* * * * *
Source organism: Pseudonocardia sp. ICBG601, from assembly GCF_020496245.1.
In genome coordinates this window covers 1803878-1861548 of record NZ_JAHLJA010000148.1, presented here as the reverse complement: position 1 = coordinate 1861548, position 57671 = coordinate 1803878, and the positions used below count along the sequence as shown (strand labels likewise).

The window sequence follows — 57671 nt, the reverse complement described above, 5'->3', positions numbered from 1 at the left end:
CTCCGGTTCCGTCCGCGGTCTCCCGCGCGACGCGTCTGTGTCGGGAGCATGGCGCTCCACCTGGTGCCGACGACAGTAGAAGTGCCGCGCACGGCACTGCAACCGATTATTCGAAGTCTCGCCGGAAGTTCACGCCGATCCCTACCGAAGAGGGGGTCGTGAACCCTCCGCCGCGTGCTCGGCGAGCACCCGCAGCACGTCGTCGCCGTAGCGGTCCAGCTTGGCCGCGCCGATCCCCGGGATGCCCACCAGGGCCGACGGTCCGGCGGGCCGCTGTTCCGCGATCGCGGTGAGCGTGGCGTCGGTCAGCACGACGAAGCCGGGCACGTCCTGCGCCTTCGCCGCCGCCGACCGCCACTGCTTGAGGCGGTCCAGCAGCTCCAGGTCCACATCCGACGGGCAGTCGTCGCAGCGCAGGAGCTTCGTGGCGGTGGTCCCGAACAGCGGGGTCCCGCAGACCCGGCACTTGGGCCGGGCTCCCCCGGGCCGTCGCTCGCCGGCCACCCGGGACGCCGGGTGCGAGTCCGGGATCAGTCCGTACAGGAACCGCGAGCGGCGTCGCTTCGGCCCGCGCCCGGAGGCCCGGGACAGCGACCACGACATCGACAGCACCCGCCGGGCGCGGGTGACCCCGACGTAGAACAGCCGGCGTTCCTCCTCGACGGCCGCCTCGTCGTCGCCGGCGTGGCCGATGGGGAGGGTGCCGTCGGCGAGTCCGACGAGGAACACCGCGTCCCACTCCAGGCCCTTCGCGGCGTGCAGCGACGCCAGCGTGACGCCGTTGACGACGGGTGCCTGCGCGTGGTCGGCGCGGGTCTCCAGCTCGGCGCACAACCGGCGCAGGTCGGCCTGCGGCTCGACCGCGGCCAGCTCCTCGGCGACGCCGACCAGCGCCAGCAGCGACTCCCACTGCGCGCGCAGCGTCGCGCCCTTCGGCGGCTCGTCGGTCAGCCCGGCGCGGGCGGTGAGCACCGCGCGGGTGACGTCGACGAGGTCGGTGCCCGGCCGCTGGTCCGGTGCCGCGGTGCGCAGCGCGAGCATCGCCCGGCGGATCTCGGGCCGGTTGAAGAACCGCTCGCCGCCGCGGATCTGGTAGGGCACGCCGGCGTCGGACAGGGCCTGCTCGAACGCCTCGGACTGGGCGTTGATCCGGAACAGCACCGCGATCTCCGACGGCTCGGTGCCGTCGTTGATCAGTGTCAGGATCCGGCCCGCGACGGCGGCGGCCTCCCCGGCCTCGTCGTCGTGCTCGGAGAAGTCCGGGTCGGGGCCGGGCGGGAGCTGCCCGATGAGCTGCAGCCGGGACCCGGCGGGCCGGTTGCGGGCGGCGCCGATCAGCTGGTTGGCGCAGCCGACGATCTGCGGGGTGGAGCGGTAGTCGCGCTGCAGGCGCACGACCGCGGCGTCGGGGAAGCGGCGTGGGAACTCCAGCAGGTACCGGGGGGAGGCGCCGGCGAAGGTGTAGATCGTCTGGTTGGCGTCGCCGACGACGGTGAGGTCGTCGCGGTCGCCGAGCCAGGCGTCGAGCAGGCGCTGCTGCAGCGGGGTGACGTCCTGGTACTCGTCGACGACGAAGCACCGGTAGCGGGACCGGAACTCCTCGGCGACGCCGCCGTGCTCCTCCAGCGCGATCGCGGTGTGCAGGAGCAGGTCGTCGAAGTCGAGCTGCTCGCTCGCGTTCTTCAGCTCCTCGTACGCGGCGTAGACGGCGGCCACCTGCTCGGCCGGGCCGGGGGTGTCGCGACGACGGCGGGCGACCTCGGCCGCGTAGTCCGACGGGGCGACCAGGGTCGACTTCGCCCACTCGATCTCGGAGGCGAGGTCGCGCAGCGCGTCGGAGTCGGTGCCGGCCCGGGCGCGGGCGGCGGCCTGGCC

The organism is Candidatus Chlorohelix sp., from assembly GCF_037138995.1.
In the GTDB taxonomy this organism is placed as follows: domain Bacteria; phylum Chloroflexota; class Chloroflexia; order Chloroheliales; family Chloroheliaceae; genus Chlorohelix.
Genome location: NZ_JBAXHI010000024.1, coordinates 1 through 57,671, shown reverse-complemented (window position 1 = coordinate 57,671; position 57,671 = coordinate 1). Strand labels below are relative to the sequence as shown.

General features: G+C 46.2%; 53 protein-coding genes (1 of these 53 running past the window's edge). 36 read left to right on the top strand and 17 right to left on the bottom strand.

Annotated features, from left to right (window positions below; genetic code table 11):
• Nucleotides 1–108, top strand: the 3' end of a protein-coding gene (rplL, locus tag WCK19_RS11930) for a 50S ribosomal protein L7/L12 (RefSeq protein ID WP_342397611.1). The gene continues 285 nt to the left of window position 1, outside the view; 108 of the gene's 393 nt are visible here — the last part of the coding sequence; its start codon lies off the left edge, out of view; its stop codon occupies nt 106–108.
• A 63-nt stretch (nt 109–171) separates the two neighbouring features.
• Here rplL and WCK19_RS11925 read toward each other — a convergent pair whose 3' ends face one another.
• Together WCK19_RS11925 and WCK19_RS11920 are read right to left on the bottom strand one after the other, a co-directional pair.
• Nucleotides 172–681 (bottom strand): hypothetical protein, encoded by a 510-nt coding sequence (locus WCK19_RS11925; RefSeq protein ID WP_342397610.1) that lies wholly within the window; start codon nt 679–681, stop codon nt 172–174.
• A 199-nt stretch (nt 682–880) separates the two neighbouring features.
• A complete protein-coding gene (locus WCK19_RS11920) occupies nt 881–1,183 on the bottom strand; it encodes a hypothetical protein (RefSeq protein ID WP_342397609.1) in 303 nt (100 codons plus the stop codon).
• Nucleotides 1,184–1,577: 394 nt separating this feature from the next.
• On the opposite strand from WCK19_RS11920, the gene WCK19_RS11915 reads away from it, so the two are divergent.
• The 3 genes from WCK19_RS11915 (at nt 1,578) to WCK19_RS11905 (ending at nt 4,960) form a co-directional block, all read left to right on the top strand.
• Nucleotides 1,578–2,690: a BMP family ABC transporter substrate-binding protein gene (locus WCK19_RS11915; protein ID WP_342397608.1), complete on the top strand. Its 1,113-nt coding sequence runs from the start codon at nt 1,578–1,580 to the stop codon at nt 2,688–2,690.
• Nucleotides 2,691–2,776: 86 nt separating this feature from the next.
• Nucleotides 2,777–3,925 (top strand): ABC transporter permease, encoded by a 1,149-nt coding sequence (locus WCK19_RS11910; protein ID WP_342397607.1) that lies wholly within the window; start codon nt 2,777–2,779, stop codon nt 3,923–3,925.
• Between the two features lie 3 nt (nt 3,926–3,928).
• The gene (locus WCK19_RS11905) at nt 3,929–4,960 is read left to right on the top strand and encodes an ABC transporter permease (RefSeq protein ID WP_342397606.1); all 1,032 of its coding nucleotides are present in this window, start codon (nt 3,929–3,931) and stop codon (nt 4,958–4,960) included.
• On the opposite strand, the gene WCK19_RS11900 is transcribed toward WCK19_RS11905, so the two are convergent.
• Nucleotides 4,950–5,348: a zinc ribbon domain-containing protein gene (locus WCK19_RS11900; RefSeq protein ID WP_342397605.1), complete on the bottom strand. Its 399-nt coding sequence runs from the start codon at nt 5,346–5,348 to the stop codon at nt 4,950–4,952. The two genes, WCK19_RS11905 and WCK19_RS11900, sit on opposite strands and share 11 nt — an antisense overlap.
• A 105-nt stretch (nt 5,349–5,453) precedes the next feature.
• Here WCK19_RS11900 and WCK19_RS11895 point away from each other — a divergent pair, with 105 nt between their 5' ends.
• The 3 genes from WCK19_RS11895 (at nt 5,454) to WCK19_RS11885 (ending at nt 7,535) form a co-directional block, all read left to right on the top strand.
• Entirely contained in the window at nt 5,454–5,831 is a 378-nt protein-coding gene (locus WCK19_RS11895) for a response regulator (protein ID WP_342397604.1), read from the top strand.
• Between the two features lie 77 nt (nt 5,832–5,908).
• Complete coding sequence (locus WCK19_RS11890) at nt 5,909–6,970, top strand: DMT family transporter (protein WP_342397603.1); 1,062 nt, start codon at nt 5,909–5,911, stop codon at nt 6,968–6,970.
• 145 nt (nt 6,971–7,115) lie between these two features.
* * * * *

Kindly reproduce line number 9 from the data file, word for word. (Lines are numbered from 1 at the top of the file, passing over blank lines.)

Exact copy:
Annotated features, from left to right (window positions below; genetic code table 11):